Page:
Help your kids realize that reading pertains to more than just books. Encourage them to get their hands on everything they can, including comics, game directions, cereal boxes and kid-friendly websites. "Even having them go online and search for things—it's still reading. It's still having them comprehend and synthesize the information from what they've read," Nancy says.
Just as you'd curl up with your favorite magazine, there are publications geared toward kids, as well. Nancy says Time for Kids and Weekly Reader are great magazines to keep your children in tune with the outside world. And don't discount your local newspapers! The Detroit Free Press, like many other print publications, has a supplement for kids called Yak's Corner—keep an eye out for your local paper's version.
Nancy says it's more difficult to interest boys in reading than girls. Boys, she says, aren't typically interested in narratives, and most of the books available for younger kids are just that. This is no excuse to let your sons off the hook. "For a lot of boys, it might Sports Illustrated, but it doesn't matter what they read as long as they read," Nancy says.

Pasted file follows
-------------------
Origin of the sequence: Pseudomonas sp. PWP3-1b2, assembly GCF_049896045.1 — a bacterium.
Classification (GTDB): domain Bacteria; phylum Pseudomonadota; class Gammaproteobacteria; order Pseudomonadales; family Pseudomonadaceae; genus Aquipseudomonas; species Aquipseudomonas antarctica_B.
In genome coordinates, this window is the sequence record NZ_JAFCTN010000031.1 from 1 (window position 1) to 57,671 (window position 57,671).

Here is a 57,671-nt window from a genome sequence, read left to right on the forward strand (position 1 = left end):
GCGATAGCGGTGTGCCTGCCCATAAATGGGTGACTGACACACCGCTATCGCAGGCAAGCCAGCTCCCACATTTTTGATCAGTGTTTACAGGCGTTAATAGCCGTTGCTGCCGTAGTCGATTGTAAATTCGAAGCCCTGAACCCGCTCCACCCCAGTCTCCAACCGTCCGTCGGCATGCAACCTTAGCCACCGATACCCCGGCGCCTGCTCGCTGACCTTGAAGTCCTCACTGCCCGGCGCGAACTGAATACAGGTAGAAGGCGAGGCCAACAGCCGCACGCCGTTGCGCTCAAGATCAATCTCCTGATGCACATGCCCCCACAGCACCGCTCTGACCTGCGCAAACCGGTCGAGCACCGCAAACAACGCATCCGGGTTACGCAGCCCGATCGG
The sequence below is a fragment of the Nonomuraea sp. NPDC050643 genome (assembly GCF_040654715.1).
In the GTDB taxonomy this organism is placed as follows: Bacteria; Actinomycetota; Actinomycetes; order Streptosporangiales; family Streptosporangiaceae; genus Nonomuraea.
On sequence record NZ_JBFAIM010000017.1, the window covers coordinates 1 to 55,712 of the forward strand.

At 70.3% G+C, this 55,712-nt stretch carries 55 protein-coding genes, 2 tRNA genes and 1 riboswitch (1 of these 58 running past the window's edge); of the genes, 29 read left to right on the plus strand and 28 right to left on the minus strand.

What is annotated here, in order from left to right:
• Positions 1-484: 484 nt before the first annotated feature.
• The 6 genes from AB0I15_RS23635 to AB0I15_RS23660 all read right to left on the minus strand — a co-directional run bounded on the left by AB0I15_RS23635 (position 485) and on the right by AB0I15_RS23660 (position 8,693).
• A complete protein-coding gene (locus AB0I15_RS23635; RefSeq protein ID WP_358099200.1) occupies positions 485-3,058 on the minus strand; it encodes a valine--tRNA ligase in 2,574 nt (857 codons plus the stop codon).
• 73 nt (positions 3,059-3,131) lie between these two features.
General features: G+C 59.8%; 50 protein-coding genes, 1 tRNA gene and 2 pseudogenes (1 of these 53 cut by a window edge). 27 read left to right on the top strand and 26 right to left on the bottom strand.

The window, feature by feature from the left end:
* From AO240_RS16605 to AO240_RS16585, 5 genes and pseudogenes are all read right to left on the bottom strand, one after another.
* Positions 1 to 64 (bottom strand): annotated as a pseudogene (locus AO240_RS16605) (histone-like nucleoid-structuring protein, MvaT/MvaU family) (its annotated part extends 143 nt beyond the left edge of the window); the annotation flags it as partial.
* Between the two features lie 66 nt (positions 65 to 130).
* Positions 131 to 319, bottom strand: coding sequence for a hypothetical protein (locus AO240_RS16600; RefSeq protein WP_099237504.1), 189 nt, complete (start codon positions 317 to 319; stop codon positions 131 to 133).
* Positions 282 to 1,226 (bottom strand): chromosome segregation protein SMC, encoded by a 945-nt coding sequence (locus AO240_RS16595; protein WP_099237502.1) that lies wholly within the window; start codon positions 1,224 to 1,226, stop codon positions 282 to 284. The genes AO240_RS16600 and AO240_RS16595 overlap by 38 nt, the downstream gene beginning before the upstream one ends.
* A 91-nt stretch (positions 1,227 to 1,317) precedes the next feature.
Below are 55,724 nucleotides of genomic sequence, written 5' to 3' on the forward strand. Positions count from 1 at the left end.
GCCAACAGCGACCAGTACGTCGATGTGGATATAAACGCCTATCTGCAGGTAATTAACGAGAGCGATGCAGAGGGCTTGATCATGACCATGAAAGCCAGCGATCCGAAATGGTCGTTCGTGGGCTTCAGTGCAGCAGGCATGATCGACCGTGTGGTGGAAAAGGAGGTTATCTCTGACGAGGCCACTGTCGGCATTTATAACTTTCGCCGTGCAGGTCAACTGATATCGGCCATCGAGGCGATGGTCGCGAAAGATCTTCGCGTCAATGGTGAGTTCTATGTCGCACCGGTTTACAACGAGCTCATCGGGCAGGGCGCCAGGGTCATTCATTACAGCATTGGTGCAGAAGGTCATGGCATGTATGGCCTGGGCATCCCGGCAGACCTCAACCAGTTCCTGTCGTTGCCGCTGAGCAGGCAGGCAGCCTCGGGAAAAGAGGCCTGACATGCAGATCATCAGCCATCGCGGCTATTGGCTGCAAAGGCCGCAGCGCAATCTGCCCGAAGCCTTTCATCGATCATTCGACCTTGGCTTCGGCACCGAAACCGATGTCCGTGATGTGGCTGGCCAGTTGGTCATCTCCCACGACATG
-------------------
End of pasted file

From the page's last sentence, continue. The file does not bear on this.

Reading and writing go hand in hand at the early stages of literacy. In the past, according to Nancy, teachers have often been discouraged to allow students to write about bloody fantasies or violence of any kind, but in recent years, Nancy and other teachers have found that letting little boys write about topics they're interested in is more productive than asking them to journal about their favorite memory.